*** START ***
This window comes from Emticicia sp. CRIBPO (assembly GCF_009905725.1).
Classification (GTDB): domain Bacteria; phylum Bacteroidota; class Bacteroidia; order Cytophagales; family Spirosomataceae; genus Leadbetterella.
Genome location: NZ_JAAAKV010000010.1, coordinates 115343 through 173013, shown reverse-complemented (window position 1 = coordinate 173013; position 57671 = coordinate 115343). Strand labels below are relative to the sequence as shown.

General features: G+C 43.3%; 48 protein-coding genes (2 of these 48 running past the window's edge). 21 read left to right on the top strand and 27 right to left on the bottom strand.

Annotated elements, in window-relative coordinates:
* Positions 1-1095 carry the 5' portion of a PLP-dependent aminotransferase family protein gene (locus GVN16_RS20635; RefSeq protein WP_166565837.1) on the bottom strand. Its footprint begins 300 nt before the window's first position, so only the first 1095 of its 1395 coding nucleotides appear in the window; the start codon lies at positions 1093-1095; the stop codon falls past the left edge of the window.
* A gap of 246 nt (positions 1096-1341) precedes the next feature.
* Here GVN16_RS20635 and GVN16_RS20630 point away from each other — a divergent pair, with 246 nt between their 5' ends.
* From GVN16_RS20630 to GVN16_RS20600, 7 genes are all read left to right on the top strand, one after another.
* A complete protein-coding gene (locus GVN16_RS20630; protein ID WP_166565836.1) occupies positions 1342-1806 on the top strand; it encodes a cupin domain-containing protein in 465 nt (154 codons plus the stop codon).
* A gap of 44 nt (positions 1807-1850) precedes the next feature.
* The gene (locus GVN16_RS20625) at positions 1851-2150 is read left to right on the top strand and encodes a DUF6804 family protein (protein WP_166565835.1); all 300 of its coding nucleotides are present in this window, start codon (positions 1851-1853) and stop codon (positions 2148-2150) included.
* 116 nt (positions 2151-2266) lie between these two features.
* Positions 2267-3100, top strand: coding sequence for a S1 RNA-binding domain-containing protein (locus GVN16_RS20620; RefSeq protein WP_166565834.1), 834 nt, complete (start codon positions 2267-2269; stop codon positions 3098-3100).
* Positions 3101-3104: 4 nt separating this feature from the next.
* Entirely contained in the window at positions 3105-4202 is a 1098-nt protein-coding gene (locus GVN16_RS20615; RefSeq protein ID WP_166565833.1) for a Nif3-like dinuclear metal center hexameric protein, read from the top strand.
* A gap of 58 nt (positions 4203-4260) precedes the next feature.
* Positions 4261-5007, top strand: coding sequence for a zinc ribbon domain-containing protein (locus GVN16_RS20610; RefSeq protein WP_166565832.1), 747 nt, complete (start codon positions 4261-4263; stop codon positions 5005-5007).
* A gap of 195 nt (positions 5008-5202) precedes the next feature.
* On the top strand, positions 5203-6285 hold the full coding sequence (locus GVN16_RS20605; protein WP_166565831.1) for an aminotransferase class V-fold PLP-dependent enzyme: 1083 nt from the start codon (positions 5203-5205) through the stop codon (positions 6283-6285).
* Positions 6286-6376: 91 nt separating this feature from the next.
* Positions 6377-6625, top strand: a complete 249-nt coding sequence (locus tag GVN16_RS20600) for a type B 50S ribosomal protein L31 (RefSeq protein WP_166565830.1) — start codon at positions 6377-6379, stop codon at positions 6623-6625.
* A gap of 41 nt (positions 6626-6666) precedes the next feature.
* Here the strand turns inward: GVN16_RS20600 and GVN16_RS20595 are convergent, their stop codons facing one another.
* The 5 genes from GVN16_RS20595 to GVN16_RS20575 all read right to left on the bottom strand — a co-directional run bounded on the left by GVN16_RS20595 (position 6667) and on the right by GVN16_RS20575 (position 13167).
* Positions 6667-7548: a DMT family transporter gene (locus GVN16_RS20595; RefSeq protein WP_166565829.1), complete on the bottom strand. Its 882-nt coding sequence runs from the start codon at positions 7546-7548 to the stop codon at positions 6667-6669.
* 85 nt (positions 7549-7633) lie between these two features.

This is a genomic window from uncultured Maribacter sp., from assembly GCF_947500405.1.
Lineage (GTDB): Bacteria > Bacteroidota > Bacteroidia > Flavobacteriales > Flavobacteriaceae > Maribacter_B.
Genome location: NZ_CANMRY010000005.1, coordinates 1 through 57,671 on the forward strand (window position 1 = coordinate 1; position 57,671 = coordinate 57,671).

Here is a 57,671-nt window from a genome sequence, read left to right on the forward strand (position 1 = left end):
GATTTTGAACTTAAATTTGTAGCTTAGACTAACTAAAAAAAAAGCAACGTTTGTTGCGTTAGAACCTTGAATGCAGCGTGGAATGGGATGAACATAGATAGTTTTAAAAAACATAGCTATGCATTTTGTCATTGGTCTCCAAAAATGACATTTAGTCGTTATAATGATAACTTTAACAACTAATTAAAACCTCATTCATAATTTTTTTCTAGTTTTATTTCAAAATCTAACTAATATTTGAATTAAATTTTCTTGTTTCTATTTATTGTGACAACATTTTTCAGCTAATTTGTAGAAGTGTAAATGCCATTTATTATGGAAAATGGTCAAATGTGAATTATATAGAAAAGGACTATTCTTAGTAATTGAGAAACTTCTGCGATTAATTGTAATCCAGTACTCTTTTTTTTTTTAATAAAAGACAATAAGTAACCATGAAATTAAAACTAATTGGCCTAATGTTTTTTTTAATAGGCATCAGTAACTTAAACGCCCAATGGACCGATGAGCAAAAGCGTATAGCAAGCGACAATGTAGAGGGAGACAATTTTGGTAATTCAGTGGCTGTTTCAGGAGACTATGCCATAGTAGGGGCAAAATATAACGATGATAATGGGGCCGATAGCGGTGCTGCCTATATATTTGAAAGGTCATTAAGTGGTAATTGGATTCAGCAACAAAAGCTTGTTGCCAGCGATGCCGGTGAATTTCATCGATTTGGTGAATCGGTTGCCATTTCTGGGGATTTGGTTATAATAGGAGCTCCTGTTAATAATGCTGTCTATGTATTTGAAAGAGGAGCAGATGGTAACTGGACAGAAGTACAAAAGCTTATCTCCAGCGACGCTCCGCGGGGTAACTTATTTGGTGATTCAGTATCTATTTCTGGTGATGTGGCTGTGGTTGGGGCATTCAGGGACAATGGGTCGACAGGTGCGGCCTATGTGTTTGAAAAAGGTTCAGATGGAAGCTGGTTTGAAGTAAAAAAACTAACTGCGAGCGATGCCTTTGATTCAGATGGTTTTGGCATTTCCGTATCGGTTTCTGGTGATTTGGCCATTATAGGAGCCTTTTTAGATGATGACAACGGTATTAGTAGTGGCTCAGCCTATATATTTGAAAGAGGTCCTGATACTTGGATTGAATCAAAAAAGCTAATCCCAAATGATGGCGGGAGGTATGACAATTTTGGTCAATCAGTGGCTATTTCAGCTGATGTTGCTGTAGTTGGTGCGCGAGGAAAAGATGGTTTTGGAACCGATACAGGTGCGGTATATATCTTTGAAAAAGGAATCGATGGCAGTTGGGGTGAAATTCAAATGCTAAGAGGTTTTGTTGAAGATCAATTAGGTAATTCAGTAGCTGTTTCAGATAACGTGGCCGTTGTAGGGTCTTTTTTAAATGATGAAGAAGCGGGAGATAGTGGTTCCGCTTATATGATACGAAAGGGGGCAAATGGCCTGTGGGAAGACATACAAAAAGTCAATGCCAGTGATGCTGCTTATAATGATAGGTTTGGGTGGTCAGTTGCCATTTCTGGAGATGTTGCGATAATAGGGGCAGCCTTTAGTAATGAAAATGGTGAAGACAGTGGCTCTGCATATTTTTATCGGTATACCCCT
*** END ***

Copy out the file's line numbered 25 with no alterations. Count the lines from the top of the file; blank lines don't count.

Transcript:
* The 5 genes from GVN16_RS20595 to GVN16_RS20575 all read right to left on the bottom strand — a co-directional run bounded on the left by GVN16_RS20595 (position 6667) and on the right by GVN16_RS20575 (position 13167).